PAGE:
A one-lane bridge packed with 3000 sheep created a quintessentially Kiwi traffic jam in Central Hawke's Bay on Monday afternoon.
In Patangata there's few motorists in a hurry anyway, but speedy work meant there was no need for ewe-turns as the flock was shifted across Tukituki River bridge on Elsthorpe Rd.
Waipawa Butchery and Patangata Station owner Duncan Smith said the sheep were part of his flock and were being transported to the shearing part of the farm.
"We try to keep the movement of that many sheep to an absolute minimum," he said. "But in total, it only took seven minutes to get the 3000 across."
Smith said the sheep were moved at about 1.45pm, to coincide with the least busy part of the day.
A pilot vehicle at the front of the flock and Bob Bertram and a few canine friends helped guide the sheep across the bridge.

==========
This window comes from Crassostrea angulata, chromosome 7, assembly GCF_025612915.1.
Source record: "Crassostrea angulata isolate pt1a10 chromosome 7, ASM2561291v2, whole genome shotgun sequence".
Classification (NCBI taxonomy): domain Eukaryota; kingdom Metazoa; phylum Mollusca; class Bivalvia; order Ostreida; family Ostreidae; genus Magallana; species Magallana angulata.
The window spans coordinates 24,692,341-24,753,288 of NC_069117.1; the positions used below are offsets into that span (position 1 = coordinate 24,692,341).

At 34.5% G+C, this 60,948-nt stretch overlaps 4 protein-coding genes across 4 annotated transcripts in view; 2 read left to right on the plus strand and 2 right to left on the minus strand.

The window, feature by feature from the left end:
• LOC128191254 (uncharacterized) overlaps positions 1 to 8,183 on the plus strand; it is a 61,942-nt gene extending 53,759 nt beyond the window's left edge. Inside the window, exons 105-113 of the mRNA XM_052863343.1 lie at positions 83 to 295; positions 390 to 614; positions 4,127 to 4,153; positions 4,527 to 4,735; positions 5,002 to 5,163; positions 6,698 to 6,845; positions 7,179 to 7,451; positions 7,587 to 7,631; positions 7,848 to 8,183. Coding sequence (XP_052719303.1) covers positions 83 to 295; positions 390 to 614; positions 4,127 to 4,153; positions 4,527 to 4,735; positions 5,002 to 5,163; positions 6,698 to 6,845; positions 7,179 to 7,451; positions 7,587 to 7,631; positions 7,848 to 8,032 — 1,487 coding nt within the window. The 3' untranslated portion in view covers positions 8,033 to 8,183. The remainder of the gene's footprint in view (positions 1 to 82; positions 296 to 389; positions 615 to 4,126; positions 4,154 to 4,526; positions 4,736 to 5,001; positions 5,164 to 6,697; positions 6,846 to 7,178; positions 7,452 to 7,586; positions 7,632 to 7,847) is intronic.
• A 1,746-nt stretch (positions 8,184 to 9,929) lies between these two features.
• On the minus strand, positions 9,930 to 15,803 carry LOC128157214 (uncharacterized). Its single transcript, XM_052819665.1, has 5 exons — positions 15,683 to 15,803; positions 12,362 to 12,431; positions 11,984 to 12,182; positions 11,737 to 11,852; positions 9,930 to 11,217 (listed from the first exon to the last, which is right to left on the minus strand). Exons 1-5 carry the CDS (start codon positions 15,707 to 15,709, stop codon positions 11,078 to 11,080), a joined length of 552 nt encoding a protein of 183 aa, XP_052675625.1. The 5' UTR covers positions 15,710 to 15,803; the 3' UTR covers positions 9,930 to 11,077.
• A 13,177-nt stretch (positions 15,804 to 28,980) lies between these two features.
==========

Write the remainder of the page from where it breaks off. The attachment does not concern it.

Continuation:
He said the team aims for a swift and safe operation, causing as little disruption as possible.
"We've found over the few years that earlier in the morning you get a lot of people going to work and school buses, so we aim not to disrupt that," he said.
"Often around 2pm is a good time to move as it's the quietest, so we focus on times on the day when it's at its quietest to go across that bridge."
Smith said some of the lambs in the large group will be going to both the Waipawa and Havelock branches of the butchery.
Waipawa Butchery employs five butchers, two sausage specialists, four production staff and several shop assistants across their two sites.
The Smith family, who have been in Central Hawke's Bay since before World War II, still conduct hands-on work, with Duncan working behind the butchery counter two afternoons a week.